There is an old saying that history does not repeat itself, but it does rhyme quite a bit.
Sadly, this has been manifested in recent years in a new way.
Over a century ago, politicians in the Jim Crow South were able to abuse their legitimate authority by granting groups such as the Ku Klux Klan the assurance that they could violate the human rights of African-Americans without facing the danger of prosecution.
More recently, Congress, which is forbidden by the Constitution from abridging freedom of speech, freedom of the press and freedom of religion has “outsourced” such repression to tech giants, such as Twitter, Facebook, YouTube and Google, by granting them immunity from prosecution for suppressing internet access and/or cutting off access to financing to any person or group that did not conform to their leftist agenda.
Aside from violating the basic civil rights of millions, the monopolistic collusion of such tech giants, with legal protection provided by Congress, has restricted free trade, in violation of federal anti-trust laws. They have done so by cutting off access to internet funding to numerous conservatives, frontline doctors and fundamentalist Christians, whose views are not in conformity to their leftist agenda.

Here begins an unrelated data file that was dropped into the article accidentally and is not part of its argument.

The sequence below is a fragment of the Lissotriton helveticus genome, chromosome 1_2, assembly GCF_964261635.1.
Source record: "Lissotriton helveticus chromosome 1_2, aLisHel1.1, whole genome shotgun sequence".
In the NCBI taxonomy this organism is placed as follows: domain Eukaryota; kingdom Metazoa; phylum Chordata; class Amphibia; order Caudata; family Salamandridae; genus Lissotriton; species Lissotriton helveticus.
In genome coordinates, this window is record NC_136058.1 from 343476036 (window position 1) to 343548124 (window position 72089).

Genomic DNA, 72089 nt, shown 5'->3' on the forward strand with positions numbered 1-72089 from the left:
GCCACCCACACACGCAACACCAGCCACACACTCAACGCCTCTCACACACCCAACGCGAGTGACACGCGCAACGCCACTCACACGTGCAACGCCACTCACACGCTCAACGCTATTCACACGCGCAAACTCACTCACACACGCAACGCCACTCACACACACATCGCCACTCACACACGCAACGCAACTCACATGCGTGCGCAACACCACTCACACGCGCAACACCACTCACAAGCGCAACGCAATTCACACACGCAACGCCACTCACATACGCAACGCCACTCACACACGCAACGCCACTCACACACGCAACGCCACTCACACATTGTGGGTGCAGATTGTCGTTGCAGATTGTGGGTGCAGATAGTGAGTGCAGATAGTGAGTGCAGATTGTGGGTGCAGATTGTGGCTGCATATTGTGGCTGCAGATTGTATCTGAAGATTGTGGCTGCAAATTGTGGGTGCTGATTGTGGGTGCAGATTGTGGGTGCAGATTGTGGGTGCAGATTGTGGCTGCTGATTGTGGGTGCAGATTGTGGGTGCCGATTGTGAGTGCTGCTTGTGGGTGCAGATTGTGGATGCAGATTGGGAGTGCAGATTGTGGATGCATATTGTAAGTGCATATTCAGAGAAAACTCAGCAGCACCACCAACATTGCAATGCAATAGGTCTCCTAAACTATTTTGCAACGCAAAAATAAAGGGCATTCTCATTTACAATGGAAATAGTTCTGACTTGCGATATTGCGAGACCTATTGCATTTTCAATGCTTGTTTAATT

And, just as in the days of the KKK, such violations of basic civil rights today are being upheld by corrupt activist judges.
A century ago, judges, favoring the political correctness of their day over authentic justice, upheld as legitimate the discriminatory laws and practices of the Jim Crow South.
Today their judicial descendants have given legal cover to the imposition of the ever-evolving standards of political correctness, even when such impositions are in direct violation of the law and of the principles of authentic justice.
Sadly, if such unjust and illegal collusion is not decisively ended, the days of our Republic as the land of the free are numbered.
Fr. Thomas R. Collins
Shady Lane, Hot Springs
The Virginian Review has been serving Covington, Clifton Forge, Alleghany County and Bath County since 1914.